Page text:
S Murlidharan

Grey areas in harassment law

S. MURLIDHARAN | Updated on November 24, 2013

Do public spaces come under sexual harassment law? — V. V. Krishnan

The sexual harassment law allows for the crime to be hushed up.

What happens when a visitor to a bank, maybe customer or someone else, sexually harasses another visitor, customer or someone else? Likewise, what happens if a shopping mall witnesses sexual harassment involving two visitors?

The Sexual Harassment of Women at Workplace (Prevention, Prohibition and Redressal) Act, 2013 (the sexual harassment law), in its avowed and overarching desire to protect women, entrusts the establishment and its management with the duty to redress the grievance.

Contrary to common perception, the law is not all about harassment of a woman employee by a Lothario-type male employee, senior or junior. On the contrary it makes the establishment responsible for redressal of sexual harassment-related grievances of any woman so long as the alleged incident has taken place in the establishment — period.

All sorts of permutations and combinations can be visualised — the harassed female and male aggressor are both employees of the same organisation, the harassed individual is an employee but not the aggressor, the harassed female is a visitor with whom a male employee of the establishment takes sexual liberties and makes passes at or indulges in sexually overt or covert gestures, or both the harassed and the harasser are rank outsiders, with whom the establishment is not related as an employer. L’affaire Tarun Tejpal belongs to the first kind, as indeed are most reported and unreported cases of sexual harassment.

Questionable provision

The sexual harassment law, however, makes it clear that all four situations fall within the purview of the employers’ responsibility -- in preventing, prohibiting and redressing cases of sexual harassment. The law should be welcomed to the extent that it makes the establishment responsible in the first three scenarios. But it might have gone overboard by making the fourth situation the remit of the employer. How can an establishment be responsible when neither of the two parties is its employee? This is not the only provision of the sexual harassment law that can be questioned. For example, it allows the internal committee inquiring into the complaints to arrive at a ‘settlement’ involving the harasser and the harassed. Settlement has come to be looked upon as a pejorative with its implications of a compromise, and wheeling and dealing.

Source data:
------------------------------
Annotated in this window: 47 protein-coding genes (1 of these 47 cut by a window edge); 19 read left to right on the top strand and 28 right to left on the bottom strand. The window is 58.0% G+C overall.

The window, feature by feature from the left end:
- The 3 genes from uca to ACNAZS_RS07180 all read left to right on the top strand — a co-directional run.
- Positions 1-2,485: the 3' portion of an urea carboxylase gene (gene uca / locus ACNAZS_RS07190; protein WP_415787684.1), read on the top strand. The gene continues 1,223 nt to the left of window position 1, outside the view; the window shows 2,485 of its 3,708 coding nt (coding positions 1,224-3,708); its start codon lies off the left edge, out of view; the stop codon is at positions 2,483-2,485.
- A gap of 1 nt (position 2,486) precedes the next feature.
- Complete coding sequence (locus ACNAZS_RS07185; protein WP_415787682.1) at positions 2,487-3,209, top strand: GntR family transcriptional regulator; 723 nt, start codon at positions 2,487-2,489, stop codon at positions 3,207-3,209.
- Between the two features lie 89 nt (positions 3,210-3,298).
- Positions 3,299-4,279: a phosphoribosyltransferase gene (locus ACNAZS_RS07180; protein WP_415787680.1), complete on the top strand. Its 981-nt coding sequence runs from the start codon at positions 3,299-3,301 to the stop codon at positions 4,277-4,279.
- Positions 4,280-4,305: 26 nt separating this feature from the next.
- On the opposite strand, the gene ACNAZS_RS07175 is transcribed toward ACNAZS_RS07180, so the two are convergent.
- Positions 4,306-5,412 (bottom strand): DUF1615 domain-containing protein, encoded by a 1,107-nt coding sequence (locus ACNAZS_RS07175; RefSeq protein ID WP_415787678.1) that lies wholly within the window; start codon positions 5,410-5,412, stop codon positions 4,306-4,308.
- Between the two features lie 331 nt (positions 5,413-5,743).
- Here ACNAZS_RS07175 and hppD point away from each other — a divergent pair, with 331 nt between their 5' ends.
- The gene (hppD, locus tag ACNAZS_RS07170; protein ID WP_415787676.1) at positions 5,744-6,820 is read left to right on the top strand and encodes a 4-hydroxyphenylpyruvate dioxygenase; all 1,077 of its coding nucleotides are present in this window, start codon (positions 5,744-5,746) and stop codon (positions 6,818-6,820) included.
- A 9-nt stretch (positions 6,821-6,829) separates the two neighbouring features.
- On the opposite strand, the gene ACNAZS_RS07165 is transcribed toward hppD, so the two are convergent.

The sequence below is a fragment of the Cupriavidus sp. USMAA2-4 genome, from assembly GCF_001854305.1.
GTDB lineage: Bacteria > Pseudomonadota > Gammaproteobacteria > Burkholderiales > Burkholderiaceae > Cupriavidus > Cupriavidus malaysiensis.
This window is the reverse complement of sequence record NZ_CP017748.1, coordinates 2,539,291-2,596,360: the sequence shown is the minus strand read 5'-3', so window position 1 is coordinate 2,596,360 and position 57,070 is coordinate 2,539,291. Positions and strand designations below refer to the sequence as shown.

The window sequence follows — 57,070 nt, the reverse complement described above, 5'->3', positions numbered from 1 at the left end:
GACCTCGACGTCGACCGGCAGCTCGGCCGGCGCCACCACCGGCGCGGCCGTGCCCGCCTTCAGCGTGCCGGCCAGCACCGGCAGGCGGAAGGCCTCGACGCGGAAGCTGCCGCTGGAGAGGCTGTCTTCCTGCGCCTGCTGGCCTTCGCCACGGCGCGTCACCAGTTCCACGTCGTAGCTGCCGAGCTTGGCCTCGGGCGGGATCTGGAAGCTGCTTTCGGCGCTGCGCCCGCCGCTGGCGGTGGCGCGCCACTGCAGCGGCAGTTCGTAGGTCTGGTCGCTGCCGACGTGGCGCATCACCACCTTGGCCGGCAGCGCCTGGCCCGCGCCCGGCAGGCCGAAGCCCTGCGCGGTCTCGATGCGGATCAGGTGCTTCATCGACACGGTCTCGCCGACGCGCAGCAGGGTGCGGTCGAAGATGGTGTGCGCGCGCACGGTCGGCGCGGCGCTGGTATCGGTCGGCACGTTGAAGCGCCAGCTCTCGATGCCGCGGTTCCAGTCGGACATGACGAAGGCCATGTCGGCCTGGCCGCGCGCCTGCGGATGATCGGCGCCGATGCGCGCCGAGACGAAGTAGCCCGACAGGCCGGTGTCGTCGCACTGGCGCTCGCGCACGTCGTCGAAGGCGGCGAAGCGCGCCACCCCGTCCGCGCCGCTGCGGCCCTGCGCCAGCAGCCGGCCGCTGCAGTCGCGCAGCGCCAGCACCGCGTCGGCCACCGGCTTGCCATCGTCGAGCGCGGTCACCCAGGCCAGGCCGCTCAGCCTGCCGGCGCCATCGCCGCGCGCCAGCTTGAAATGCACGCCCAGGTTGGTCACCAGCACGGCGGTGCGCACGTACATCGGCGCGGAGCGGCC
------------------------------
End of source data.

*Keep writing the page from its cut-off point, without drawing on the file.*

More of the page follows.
The sexual harassment law does not permit settlement on condition of payment of monetary compensation, but does allow settlement involving an adverse entry in the employee’s record book as well as deduction from his dues. Both smack of silence being bought, with a slap on the wrist for the harasser.

The law gives the harassed woman the right to file a complaint before the magistrate as an alternative to filing a complaint with the internal or local committee where the latter does not exist.

But as the l’affaire Tejpal shows, women, especially those guided by orthodox parents, would not like to come under the arc lights.

No hushing up

There is already a cynical view that the Goa police’s suo motu inquiry would be challenged in court and the harasser may, after all, get away with the self-imposed exile of six months as punishment.

The sexual harassment law equates sexual misdemeanours with industrial disputes, as it were. Industrial disputes can be settled in-house quickly, away from the glare of public scrutiny, but sexual harassment cases should not be allowed to be hushed up.

Once a crime has been committed, the internal committee or the local committee should make a police complaint, helping the victim overcome her hesitation. It can provide for an in-camera hearing, if that is what the victim wants.

Incidentally, sexual harassment can and does take place outside workplaces — in parks, cinema theatres, and so on. There are no CCTVs there to nab the culprit.

Even so, there are grey areas. If there is sexual harassment inside, say, a metro or railway station, involving two colleagues, can it be said to have taken place in a workplace (just as crimes in police custody are not confined to a police station)? Which organisation picks up the tab for acting under the sexual harassment law – the metro authorities or the organisation concerned? And, if the crime involves two individuals unconnected to a common workplace, how would the laws concerned go about their task?

These are issues that should be sorted out.

(The author is a New Delhi-based chartered accountant.)

Published on November 24, 2013

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